was one of the premier directors in radio; first among the shows he's
most identified with is "Suspense." "Suspense" advertised itself as
"radio's outstanding theater of thrills" and was heard in one form or
another from 1942 through 1962. There were approximately 945 episodes
broadcast during its long run.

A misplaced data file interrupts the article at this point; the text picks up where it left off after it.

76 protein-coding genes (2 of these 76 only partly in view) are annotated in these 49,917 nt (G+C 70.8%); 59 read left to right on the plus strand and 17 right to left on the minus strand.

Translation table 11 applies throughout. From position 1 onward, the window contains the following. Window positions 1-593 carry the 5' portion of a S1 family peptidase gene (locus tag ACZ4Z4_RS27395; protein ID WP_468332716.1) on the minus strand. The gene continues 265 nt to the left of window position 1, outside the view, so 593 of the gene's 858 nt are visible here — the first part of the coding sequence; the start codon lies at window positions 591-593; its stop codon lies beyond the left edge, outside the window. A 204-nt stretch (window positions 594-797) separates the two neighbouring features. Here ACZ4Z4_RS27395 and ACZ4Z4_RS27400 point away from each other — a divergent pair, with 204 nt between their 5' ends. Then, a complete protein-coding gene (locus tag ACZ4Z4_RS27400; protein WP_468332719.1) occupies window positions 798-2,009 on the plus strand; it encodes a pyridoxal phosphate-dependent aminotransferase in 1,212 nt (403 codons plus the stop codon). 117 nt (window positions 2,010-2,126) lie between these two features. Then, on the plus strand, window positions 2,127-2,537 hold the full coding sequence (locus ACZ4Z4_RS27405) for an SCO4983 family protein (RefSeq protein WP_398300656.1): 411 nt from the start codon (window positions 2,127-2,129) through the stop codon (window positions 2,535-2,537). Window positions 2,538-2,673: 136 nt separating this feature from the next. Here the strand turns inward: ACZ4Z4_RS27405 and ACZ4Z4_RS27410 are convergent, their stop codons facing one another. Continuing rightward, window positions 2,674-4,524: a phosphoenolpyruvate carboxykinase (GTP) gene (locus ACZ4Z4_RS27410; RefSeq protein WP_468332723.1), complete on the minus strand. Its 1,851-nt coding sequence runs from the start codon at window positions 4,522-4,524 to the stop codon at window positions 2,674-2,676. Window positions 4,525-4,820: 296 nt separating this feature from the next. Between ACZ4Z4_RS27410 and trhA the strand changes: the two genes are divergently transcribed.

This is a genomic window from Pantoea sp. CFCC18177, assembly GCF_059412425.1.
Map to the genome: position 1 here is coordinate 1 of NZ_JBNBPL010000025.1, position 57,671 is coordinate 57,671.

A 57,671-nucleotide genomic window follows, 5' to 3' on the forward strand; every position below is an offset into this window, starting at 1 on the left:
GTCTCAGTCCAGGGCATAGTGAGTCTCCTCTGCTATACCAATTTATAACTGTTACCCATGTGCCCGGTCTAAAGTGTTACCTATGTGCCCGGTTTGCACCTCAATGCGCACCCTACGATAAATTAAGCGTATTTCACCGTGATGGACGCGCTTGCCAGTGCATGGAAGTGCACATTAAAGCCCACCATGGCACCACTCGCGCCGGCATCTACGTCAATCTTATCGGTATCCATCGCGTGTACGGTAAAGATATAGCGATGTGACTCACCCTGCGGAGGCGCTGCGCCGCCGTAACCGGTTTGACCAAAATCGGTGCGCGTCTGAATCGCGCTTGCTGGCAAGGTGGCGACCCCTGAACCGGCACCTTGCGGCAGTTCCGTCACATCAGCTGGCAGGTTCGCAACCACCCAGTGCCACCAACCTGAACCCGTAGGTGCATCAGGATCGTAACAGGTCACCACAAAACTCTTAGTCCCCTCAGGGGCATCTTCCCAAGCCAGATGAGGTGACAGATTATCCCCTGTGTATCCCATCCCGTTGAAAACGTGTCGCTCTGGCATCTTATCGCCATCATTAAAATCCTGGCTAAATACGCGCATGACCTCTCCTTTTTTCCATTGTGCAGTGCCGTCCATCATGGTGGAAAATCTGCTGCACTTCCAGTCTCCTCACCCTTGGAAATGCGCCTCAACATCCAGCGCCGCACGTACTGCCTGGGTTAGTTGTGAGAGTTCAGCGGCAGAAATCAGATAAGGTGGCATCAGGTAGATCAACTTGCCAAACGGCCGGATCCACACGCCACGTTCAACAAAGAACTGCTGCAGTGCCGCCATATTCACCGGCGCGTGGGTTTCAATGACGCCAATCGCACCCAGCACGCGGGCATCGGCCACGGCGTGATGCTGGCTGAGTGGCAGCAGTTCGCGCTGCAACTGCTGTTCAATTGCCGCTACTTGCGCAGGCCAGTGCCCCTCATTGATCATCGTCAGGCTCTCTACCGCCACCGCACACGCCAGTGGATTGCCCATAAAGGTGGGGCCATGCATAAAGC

Born in Pittsburgh, Pennsylvania, on October 8, 1906, Robson received a B.A. in Philosophy from Yale University. He had a distinguished career in radio as a writer, producer, and director of dramas. Robson was on the production staff at CBS from the 1930s to the 1950s, and directed programs such as Suspense, Big Town, The Columbia Workshop, Man Behind the Gun, Escape, A Man Called X, The Prudential Family Hour, and The Radio Reader's Digest. From 1954 to 1961, he wrote for television. Robson lectured at New York University in 1938 and at UCLA from 1957 to 1959. In the early 1960s, Robson was a consultant for the United States Information Agency. He spent the latter part of his career at Voice of America. Robson died on October 4, 1995, in Alexandria, Virginia.